Case Study

How Do People Interact in Online Communities

The behavior of people within online communities is not clearly defined, but it usually does follow some set of rules. Most communities have a set of standards that they expect their users to follow. Most communities view themselves as social atmosphere's where the real world's rules of conduct still apply. Most communities supply some sort of FAQ explaining the rules to newcomers. Dealing with people who fail to live up to those standards is dealt with differently by each for of government.

Online communities do their best to imitate their real world counterparts. In that sense much of the structure of online communities is created to mirror the outside world. In communities where the users know each other online communities actually behave much like real communities. People act in much the same way as they would talking at a party. Perhaps the biggest difference is the level of insider knowledge that exists. People use a constant stream of abbreviations and emotes. Emotes are a way of duplicating physical actions online. A user could, for example, emote a wave goodbye. Users pick up abbreviations as they interact with other, more seasoned, users.

The big change in online communities comes when the users do not know each other in the real world. Although a person may be well known within the online community, the anonymity that is gained from other users only knowing that which you wish to tell them can have an extreme effect on the way people behave. People tend to be far more adventurous and outgoing within online communities. A big reason that people enter online communities is so that they will have a chance to act in a manner in which they would never act in reality. It is not uncommon within many online communities for users to approach complete strangers in a way which they would never do in real life.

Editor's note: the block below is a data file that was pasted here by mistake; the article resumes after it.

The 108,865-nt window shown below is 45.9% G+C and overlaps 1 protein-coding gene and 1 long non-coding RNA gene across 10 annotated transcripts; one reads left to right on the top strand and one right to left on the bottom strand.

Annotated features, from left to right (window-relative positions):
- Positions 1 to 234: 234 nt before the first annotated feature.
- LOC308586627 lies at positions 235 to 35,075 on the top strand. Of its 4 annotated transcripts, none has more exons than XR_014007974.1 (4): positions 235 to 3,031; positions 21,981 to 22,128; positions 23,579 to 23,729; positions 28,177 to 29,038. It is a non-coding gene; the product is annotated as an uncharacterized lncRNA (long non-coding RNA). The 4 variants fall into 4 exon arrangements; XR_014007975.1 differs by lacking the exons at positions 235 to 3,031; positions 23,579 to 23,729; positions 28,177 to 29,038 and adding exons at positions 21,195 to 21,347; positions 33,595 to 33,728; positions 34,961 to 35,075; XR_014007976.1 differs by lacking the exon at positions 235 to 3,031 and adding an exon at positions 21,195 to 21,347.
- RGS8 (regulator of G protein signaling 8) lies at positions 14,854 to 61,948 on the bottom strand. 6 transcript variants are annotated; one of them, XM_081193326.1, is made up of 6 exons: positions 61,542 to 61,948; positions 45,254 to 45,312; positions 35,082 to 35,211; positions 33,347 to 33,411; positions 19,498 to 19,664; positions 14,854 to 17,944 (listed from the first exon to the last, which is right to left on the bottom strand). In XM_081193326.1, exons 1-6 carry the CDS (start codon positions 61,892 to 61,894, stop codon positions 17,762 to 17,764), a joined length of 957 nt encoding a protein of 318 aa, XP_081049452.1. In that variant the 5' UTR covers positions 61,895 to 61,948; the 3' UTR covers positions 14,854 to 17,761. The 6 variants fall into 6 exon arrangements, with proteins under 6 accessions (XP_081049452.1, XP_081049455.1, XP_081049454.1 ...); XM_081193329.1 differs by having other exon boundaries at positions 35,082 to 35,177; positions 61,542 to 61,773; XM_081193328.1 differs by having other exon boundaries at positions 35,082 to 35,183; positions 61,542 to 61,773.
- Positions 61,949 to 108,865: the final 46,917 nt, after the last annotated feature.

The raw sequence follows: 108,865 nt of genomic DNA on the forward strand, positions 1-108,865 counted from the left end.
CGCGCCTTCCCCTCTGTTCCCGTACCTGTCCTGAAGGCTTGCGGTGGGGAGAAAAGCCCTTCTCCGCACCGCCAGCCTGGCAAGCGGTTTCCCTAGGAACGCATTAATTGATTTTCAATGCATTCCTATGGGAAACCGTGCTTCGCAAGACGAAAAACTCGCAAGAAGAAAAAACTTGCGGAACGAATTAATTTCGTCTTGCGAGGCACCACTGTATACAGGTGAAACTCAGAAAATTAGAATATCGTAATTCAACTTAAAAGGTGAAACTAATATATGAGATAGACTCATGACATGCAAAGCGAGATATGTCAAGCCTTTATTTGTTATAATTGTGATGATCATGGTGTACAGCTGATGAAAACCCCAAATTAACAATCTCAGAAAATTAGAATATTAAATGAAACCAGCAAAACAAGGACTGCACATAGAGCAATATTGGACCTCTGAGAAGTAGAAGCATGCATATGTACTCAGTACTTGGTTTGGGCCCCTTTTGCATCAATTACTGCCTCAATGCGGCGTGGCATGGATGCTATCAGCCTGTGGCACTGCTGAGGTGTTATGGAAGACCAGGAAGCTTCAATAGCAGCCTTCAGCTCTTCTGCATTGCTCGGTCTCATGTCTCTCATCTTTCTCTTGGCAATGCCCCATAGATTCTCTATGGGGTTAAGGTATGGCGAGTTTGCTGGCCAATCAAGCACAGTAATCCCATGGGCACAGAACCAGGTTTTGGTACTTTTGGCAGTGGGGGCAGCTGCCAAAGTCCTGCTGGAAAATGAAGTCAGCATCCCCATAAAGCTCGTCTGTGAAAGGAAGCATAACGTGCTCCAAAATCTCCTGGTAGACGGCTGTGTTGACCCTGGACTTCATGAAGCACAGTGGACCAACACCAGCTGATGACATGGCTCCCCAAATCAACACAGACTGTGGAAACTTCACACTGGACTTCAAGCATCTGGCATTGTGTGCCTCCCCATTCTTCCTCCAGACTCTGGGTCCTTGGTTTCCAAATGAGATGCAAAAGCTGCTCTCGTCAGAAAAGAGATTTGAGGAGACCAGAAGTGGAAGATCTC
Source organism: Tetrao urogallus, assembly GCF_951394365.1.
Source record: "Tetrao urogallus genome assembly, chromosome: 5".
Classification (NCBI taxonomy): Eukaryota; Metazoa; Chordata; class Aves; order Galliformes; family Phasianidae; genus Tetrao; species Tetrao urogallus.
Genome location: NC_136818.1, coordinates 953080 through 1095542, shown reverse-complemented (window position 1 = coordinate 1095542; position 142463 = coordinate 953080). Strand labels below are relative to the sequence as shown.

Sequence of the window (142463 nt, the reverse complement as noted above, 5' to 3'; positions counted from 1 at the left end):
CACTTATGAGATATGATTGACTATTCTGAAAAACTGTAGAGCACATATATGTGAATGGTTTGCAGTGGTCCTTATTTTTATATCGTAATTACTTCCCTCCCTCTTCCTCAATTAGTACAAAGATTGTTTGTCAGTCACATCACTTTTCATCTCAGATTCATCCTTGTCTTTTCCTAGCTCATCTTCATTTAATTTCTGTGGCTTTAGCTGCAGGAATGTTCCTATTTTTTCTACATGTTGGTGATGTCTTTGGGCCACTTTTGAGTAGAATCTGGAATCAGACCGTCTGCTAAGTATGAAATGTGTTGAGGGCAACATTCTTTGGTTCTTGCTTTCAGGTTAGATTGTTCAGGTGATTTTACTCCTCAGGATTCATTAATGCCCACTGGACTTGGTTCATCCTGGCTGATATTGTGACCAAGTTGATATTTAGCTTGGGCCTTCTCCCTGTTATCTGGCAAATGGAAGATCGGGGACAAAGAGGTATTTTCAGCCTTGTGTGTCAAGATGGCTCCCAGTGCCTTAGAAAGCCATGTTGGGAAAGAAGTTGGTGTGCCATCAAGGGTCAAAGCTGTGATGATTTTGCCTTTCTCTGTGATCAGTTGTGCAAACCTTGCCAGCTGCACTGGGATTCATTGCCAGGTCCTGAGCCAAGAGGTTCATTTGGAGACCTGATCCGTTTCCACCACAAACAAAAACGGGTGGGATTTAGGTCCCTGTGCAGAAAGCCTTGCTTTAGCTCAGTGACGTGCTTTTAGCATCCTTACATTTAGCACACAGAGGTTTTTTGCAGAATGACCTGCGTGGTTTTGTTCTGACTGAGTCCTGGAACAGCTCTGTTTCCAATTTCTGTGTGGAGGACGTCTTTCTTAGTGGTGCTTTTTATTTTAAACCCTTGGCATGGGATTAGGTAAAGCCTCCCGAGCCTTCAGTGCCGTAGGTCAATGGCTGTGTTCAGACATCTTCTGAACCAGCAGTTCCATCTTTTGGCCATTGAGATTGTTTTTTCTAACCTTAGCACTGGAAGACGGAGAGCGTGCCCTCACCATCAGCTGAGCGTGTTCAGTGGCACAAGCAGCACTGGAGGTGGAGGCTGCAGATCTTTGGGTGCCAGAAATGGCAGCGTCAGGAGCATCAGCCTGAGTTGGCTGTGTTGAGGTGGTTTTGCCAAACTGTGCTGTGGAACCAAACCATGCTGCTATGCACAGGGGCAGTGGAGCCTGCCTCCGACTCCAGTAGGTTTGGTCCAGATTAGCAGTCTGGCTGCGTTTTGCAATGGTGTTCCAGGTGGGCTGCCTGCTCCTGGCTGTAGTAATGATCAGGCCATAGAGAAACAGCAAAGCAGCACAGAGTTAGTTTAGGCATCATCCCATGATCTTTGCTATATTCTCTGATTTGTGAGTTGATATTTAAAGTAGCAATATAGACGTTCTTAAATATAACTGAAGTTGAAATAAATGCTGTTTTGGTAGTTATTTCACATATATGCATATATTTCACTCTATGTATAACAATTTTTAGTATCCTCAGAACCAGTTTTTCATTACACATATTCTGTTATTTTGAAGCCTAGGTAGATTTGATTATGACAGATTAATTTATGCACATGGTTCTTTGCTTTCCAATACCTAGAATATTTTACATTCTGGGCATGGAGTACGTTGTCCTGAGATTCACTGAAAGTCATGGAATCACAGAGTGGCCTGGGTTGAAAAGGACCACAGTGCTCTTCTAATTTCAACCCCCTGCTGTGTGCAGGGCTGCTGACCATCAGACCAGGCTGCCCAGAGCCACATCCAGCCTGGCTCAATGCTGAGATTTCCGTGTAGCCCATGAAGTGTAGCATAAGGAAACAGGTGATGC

Experienced users will often seek out other people with such experience. They will often refer to dealing with "newbies" as baby sitting. While this is not always the case, most seasoned users look to interact with people they have seen online before. New users are far less selective in who they look to interact with. This may often be because they are new to the technology, or just because they hope to meet a wide circle of people.

One important trait of online discussions is that they are often chaotic. If two users are engaging in a discussion within a private channel there will be problems caused by the speed at which each user can type. Often one user may be answering a question that was issued several statements ago. Add to this dozens of other people who may be in a chat room or MUD carrying on their own conversations and the amount of discussion can become overwhelming. In order to minimize the effects of having so many people conversing at once many communities establish rules about what is and what isn't accepted behavior.

Here are some of the behaviors that are frowned upon in many communities.

  • Doing anything that might threaten the integrity of the community. This might be exploiting a bug in the system to cause it harm or doing something illegal that may cause the community to be shut down.
  • Hogging system resources
  • Abusing other members of the community
    • Spamming
    • Shouting
    • Threatening other players
    • Using obscenities
    • Impersonating other people
    • Sexual harassment
    • Not respecting other users' privacy
  • Taking revenge yourself

These rules are enforced with varying strictness and varying success. Each of the different types of government handles violations of these and other rules according to its practices. For a further discussion on the types of governments and how they are structured to handle violations please see our section on governments.